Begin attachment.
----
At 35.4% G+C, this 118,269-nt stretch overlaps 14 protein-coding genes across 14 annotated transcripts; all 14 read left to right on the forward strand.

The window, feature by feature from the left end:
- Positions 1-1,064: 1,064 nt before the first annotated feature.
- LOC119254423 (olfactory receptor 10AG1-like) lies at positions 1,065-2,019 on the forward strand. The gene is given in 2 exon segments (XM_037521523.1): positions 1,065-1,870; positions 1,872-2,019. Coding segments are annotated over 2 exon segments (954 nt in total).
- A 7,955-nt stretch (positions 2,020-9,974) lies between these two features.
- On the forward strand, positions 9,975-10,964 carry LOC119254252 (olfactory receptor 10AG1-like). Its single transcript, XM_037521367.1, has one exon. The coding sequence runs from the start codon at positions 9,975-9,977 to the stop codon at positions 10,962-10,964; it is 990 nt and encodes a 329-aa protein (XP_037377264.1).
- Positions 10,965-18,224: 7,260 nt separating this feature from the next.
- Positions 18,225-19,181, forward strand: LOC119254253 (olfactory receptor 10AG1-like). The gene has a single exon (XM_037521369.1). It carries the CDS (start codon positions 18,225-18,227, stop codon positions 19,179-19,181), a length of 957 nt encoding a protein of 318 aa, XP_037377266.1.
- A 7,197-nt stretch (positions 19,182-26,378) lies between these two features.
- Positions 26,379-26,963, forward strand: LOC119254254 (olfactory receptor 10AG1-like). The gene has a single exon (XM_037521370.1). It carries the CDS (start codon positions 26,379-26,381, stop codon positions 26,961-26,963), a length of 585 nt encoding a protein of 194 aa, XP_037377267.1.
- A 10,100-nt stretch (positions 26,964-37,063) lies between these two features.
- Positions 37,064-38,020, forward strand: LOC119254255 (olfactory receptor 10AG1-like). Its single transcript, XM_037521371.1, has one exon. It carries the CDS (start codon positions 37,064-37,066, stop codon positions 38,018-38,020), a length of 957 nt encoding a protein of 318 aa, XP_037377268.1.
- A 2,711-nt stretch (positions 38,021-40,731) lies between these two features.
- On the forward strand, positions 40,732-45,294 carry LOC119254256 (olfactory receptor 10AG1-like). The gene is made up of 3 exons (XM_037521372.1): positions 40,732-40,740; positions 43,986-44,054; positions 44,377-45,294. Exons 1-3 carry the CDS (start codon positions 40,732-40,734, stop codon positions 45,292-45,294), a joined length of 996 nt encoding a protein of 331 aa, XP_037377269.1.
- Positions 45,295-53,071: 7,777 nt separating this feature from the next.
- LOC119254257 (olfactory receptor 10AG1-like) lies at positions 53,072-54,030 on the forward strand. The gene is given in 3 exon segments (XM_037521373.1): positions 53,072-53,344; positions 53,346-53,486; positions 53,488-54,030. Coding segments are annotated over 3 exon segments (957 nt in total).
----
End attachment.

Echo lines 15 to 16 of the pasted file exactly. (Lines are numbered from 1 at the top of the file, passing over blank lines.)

- Positions 45,295-53,071: 7,777 nt separating this feature from the next.
- LOC119254257 (olfactory receptor 10AG1-like) lies at positions 53,072-54,030 on the forward strand. The gene is given in 3 exon segments (XM_037521373.1): positions 53,072-53,344; positions 53,346-53,486; positions 53,488-54,030. Coding segments are annotated over 3 exon segments (957 nt in total).